I’d never been to France before our Rhine River cruise, and if Strasbourg is any indication, I believe I’ll need to go again!
It was an early morning aboard the Viking Lofn. By 8:30, our shore excursion for the day was underway. In the heart of the Alsace region is Strasbourg, the largest port on the Upper Rhine. Because it sits on the border between Germany and France, Strasbourg is a cultural mix – a pleasant blend of old and new, beer and wine, cheese and chocolate. The border is in the middle of the river so in the photo below, the ship where I’m standing is in Germany and the other is in France.
Our bus tour included a drive through the German Imperial District and the European Quarter, but what I found most interesting was the hundreds of stork nests we saw in the trees on our way to the historic district. Storks migrate here in the spring from as far away as Africa. Storks are said to bring good luck, fertility… and babies! Symbols of them are prevalent throughout the city.
The bus dropped us off in the enchanting neighborhood of Petite France, my favorite part of Strasbourg. Charming on a beautiful day were the scenic canals displaying the reflection of colorful, timber-framed houses and flower-boxed windows. In the Middle Ages this area was home to the tanners, millers and fishermen.
Over cobblestone streets and pretty little bridges, we crossed the Ill River which surrounds the old town and forms an island. The entire “island” is a UNESCO World Heritage Site and includes the Strasbourg Cathedral of Notre Dame, Rohan Palace and Museums, courtyards, squares, shopping and the popular Christmas market.
Strasbourg’s soaring cathedral is the sixth-tallest church in the world and the highest surviving structure built entirely in the Middle Ages. It sits on the sight of an old Roman basilica destroyed by fire 100 years after it was built in 1176. Construction of the current cathedral began at the end of the 12th century.
The stunning pink sandstone makes it one of the most magnificent examples of Gothic architecture in the world, featuring a remarkable Rosette and stained-glass windows. The interior includes a suspended pipe organ, intricate carvings and an original astronomical clock built in 1842.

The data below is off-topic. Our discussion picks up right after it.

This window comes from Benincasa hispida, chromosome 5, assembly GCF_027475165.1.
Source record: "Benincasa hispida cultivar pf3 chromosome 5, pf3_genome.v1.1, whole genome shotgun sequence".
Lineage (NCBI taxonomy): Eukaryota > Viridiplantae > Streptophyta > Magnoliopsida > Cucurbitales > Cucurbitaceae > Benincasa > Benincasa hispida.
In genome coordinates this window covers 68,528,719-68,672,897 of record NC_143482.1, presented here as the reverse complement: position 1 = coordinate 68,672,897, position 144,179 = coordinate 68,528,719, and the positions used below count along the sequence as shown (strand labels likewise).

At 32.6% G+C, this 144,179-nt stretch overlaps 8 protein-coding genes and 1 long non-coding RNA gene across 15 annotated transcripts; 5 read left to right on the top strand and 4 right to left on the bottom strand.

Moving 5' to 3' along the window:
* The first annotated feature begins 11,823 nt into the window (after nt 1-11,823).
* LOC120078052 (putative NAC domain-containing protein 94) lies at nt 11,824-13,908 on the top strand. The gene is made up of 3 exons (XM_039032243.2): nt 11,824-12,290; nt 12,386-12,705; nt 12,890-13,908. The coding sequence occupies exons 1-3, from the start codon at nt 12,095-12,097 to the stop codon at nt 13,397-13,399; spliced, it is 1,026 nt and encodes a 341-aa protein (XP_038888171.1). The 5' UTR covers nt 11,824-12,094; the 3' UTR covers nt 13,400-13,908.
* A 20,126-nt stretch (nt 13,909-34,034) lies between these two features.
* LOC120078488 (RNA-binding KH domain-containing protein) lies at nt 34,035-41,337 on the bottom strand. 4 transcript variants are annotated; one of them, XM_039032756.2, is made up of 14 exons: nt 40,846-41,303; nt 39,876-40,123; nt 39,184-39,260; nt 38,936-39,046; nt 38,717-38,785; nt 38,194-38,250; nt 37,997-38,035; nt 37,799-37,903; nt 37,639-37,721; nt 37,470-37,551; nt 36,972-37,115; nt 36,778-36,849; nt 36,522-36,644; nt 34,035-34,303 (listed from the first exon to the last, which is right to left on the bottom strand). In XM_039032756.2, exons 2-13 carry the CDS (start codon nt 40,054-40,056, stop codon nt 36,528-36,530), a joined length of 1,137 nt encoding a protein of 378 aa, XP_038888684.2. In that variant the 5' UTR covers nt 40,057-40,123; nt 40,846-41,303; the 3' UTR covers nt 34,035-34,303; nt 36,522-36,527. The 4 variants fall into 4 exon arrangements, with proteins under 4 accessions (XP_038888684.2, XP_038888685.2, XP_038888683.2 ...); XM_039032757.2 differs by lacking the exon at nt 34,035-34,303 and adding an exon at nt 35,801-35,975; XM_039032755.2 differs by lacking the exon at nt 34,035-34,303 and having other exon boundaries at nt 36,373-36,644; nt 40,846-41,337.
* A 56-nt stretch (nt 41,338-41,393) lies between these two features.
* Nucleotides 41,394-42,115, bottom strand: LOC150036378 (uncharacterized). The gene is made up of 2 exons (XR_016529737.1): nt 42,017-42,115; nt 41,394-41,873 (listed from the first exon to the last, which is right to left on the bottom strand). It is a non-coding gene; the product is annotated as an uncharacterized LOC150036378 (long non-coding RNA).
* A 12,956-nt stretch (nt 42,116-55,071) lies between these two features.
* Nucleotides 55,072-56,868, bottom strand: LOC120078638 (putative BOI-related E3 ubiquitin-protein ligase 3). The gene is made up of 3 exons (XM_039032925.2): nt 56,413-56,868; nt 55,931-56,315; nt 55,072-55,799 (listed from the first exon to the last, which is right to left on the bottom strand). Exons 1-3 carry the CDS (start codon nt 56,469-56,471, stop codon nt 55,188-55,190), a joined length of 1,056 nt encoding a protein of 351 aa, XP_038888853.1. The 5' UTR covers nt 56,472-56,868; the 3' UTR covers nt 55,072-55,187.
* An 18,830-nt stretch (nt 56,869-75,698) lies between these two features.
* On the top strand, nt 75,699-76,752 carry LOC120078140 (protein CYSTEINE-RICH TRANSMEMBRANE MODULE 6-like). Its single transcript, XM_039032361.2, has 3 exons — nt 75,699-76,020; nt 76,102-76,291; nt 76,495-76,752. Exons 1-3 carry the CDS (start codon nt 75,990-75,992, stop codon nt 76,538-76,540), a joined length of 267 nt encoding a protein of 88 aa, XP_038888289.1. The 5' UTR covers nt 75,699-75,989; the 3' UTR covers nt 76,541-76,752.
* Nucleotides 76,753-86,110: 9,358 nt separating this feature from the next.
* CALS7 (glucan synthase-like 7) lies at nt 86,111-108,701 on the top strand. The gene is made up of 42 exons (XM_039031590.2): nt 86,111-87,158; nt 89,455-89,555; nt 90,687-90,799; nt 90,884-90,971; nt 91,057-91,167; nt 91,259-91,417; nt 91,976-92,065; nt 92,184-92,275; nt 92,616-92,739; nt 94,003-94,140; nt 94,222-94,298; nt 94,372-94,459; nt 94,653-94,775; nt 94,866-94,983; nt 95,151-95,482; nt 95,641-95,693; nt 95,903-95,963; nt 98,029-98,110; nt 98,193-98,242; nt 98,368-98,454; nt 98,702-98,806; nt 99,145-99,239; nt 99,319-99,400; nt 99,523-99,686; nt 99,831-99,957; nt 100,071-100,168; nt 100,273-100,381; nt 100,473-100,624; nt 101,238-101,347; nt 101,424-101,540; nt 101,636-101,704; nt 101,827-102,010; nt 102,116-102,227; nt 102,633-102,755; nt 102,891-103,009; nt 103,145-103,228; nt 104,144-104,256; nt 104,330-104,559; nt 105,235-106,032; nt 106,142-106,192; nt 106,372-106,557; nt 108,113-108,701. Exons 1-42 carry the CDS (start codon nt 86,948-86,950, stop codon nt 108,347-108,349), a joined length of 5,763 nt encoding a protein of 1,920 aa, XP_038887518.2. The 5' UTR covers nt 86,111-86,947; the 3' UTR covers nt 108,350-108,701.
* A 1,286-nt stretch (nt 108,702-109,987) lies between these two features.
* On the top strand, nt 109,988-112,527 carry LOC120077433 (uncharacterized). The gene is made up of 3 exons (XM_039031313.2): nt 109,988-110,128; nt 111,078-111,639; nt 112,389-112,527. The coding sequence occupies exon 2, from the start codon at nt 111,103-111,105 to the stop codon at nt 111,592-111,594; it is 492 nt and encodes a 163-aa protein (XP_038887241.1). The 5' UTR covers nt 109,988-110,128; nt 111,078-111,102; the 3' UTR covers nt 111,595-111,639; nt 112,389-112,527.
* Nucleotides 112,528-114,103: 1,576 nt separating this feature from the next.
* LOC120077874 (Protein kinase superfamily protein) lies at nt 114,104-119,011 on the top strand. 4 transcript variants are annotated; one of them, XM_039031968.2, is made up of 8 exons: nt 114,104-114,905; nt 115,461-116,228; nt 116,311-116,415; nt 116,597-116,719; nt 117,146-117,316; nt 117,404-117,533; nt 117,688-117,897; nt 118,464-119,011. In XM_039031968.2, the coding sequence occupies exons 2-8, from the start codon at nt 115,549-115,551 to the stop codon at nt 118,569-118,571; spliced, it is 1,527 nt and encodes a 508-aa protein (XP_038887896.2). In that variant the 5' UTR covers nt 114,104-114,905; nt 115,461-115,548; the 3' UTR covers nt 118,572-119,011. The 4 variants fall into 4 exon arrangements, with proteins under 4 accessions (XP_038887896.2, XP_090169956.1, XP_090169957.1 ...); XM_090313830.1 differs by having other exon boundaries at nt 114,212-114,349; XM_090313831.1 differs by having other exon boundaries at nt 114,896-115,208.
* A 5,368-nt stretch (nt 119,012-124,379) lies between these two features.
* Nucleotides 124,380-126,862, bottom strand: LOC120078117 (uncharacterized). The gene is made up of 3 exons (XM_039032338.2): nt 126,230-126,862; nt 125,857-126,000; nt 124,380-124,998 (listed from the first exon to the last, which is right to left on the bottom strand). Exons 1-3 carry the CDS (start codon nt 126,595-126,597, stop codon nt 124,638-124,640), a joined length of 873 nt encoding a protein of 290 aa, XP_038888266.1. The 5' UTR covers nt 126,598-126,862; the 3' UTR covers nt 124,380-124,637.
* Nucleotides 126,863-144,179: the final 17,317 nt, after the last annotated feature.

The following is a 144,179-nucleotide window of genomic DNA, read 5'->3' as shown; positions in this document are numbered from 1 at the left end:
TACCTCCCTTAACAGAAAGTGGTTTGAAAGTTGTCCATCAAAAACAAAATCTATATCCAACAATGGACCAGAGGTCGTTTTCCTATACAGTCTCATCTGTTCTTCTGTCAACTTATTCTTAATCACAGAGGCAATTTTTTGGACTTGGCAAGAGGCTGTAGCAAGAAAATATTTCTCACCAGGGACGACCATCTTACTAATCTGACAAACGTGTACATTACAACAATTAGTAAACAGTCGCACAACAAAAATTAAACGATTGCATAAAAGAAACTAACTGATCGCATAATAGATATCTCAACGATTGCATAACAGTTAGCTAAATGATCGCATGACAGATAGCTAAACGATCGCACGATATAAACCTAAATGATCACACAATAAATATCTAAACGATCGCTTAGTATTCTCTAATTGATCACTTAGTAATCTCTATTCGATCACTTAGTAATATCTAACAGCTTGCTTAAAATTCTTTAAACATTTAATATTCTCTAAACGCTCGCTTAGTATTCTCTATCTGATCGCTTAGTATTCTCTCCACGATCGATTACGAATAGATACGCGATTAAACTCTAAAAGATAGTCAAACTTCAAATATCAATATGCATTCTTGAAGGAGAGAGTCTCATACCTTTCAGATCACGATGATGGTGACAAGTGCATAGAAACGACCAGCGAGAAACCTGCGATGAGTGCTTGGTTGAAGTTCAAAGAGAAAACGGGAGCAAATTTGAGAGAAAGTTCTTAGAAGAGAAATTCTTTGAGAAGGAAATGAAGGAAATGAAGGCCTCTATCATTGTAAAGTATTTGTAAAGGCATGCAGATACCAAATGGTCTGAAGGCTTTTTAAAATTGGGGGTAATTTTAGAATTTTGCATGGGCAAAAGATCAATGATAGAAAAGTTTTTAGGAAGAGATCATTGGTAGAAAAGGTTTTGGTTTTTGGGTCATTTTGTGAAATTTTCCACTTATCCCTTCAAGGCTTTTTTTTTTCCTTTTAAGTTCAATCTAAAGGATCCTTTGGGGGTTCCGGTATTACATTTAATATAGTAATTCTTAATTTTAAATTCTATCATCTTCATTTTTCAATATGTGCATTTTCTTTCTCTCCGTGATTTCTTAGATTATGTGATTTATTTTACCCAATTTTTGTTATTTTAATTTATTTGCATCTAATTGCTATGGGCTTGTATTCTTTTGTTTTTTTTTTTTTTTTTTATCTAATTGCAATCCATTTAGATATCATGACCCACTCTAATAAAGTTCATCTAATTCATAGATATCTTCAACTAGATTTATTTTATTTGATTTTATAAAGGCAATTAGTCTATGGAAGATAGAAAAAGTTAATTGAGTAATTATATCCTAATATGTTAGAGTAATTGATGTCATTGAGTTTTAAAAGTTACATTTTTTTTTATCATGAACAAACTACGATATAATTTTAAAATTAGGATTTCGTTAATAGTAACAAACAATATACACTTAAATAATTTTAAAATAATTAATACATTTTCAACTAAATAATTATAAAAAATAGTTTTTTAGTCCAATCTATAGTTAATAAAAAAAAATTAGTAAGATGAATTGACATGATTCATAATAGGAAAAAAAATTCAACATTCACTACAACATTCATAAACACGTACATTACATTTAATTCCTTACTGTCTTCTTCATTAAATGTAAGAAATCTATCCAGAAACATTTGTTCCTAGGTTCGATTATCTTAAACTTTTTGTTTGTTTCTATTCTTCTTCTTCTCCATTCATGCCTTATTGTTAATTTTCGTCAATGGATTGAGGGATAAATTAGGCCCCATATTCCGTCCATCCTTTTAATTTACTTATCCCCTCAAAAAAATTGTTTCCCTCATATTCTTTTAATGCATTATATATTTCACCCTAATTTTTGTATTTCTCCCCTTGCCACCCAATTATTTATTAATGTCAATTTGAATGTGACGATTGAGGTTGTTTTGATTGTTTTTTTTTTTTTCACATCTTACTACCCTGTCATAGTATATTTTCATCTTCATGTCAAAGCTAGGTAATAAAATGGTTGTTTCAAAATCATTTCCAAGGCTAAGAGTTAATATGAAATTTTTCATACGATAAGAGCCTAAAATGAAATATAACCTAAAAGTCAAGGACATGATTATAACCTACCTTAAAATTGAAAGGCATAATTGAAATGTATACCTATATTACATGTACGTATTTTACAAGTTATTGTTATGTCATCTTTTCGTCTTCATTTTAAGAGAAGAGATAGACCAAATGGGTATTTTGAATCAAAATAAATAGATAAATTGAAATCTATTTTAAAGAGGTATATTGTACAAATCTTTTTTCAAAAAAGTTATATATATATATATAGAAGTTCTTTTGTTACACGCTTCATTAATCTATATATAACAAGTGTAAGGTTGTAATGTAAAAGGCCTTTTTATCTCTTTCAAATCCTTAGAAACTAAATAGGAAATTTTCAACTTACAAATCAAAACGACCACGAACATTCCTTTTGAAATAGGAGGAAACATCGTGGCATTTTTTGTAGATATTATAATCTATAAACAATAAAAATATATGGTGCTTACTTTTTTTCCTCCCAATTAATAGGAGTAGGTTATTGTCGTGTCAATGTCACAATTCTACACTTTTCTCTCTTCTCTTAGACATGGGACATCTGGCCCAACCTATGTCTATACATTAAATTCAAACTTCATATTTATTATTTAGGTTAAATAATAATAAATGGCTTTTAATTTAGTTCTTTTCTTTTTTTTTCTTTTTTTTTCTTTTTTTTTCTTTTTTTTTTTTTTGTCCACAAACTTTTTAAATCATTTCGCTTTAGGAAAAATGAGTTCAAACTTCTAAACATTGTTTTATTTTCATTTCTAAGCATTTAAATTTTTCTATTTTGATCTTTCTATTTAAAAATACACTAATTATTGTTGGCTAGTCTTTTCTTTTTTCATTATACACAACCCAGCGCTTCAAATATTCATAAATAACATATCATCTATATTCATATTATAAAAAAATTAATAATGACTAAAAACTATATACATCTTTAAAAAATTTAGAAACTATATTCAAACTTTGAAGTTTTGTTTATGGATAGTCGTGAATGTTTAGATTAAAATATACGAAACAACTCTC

We went back to the ship after the walking tour and stayed for lunch (because lunch on the ship was ALWAYS so good). Viking provided shuttle bus services all afternoon long, so of course we went back to see more of amazing Strasbourg on our own.
We were treated to a “Taste of Germany” that evening… a hearty German buffet and rousing music; and as always, a nice assortment of wine and beer from the region. And for dessert – on this night, anyway – a rainbow!
During and after dinner, the Viking Lofn navigated through the Grand Canal d’Alsace, a system of locks necessary to ensure ship safety on the river. There is a total of 12 locks on the Rhine upstream from Basel. We went through most of them at night, but not this one. I found it an interesting process to watch. Because river cruise ships utilize as much square footage as possible, there is about a one foot gap between the width of the lock and most ships. I could reach out and touch the cold, damp lock walls from the balcony of our room.
Watching the progression of the sunset was fascinating as well! I had worried that sunsets on a river cruise would not compare in beauty to those on an ocean cruise. Fortunately, I was wrong!
Coming up, the final post! Beauty on the Rhine Conclusion – Breisach, Colmar, and the Black Forest.